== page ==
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chasing imaginary bunnies
March 13, 2008 12:17 AM   Subscribe

Why does my dog giggle in his sleep?

When my 2.5 yr old JRT, Lyle, sleeps, he occasionally makes a sound that is somewhere between a giggle and a whine. He's never made this sound while awake, and it's mostly during a light sleep/nap rather than deep nighttime sleep. I find it somewhat adorable, so I'm hoping it's a sign of delight rather than torment for him. Google doesn't reveal much on the subject of dog dream capacity. Any thoughts? Research? Anecdotal evidence?
posted by judith to Pets & Animals (20 answers total) 3 users marked this as a favorite
 
My dog does that. I always think she's dreaming that she's calling other dogs to run on the beach with her -- her legs usually start to wiggle right afterwards.
posted by miss lynnster at 12:29 AM on March 13, 2008


Maybe he heard a funny joke earlier that day. Or he's dreaming about chasing his tail.
posted by iamkimiam at 12:33 AM on March 13, 2008


My smallest dog (half rat terrier/half toy poodle). Sometimes it's accompanied by a panting sound. At first I was scared that she was having trouble breathing, but then I realized that she was simply dreaming.

I'm hoping it's a sign of delight rather than torment for him.

It can't be a sign of torment, because my other dog (a rat terrier/beagle mix, who is very protective of the little one) has witnessed the sleeping behavior and doesn't show any signs of concern over it.
posted by amyms at 12:36 AM on March 13, 2008


oops, that was supposed to say: My smallest dog (half rat terrier/half toy poodle" does that too.
posted by amyms at 12:37 AM on March 13, 2008


Just as humans make odd sounds during sleep that aren't quite words, dogs (and cats) do the same.

Also, this thread is useless without a YouTube link.
posted by essexjan at 1:01 AM on March 13, 2008


Yeah, our Bichon does this too, generally while wiggling his back legs too. Sort of endearing to watch, really.
posted by Quidam at 1:07 AM on March 13, 2008


It's associated with REM sleep - all mammals have a REM sleep cycle, and sometimes react to their dreams.

My cat makes little chattering and snerting noises when she is deeply asleep. I don't know whether the dreams are good or bad. I imagine if they were bad they would startle her awake, as a human nightmare would one of us.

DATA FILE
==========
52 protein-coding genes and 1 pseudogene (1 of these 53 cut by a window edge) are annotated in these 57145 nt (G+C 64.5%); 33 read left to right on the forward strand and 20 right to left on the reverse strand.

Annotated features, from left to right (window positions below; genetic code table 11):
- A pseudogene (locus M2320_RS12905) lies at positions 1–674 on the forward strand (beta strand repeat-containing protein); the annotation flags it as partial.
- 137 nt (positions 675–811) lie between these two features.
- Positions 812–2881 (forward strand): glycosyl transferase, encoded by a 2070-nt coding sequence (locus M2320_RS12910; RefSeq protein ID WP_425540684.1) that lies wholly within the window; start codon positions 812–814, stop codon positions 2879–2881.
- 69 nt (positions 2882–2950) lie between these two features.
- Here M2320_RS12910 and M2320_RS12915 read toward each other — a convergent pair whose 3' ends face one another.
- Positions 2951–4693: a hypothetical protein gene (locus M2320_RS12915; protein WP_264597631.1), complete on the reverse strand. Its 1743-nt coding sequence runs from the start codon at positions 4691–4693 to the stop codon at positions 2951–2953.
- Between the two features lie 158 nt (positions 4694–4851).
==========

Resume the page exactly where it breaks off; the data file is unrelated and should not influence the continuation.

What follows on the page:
posted by louche mustachio at 3:30 AM on March 13, 2008


He's dreaming about your failure to shoot the ducks.
posted by Faint of Butt at 3:38 AM on March 13, 2008 [18 favorites]


2nding essexjax: Please post audio/video of your dog doing this so that we can make a better educated determination. (but also so that you can share the lulz.)
posted by numinous at 4:18 AM on March 13, 2008


Our beagle does this too (also with wiggly legs), and we actually call it "chasing bunnies." So I vote for happy dreams.
posted by somanyamys at 4:56 AM on March 13, 2008


We call it "chasing bunnies", too. Sometimes we even whisper "get the bunny!" to the sleeping pup. It never makes any difference in the appearance of the dreamer, but the people in the room get a giggle.
posted by toastedbeagle at 6:48 AM on March 13, 2008


nthing happy dreams: In addition to weird little sleep-only sounds, ours also "chuffs" - he snorts and blows out little puffs of air, making his lips flap - which of course is hilarious.
posted by SuperSquirrel at 6:50 AM on March 13, 2008


My dogs do this too and it has always seemed to me like that are barking or otherwise vocalizing in their dreams, and that some of this comes through in their physical activity, just like the way their paws move a little or they twitch while sleeping sometimes as well. They always seem to be having a good time.
posted by iknowizbirfmark at 7:07 AM on March 13, 2008


Our dog makes the oddest little sounds in her sleep on occasion--almost like a hiccough crossed with a tiny yip. It's not a sound she makes while awake. It's quite strange to hear from under the covers, especially since at 6.5 pounds, she doesn't make a big lump under the blanket, so she's basically invisible. My husband has been known to wake her up if he thinks she's having a bad dream.

Common wisdom says that when all four paws are twitching, she's dreaming of running through a grassy field on a summer day, chasing rabbits. Or so we'd like to think...

I will now be checking YouTube for sleeping and dreaming dogs.
posted by Savannah at 7:16 AM on March 13, 2008


Of course my dog does this too, but I'm pretty sure the rabbits she's chasing are mechanical. She's a greyhound.
posted by nev at 7:35 AM on March 13, 2008


The famous work on this subject has been in cats, not dogs, by Michel Jouvet. Cats with lesions preventing sleep paralysis act out their dreams, and they are in fact chasing, stalking and engaging in other kinds of prey-related behavior.
posted by nev at 7:42 AM on March 13, 2008 [3 favorites]


My cat and my fiance both do it, too. I believe they are both chasing bunnies.
posted by Green Eyed Monster at 7:49 AM on March 13, 2008 [5 favorites]


Odd, our beagle never does this, but our lab does all the time. The beagle however will full on howl in her sleep - sometimes the howling wakes her up, she look around confused then go back to sleep. Othertimes she'll howl once or twice and continue sleeping without even opening her eyes.

The lab's bunny chasing is *much* more endearing.
posted by nobeagle at 8:16 AM on March 13, 2008


Green Eyed Monster: "My cat and my fiance both do it, too. I believe they are both chasing bunnies."

Wow, I did not know I did this.
posted by notsnot at 9:36 AM on March 14, 2008


I think it's not just limited to dogs., My parrot literally giggles -- as in, in imitation of our voices -- and sometimes gibbers softly in his sleep. It's really cute. I figure he's just having a dream.
posted by Nattie at 6:58 AM on April 9, 2008


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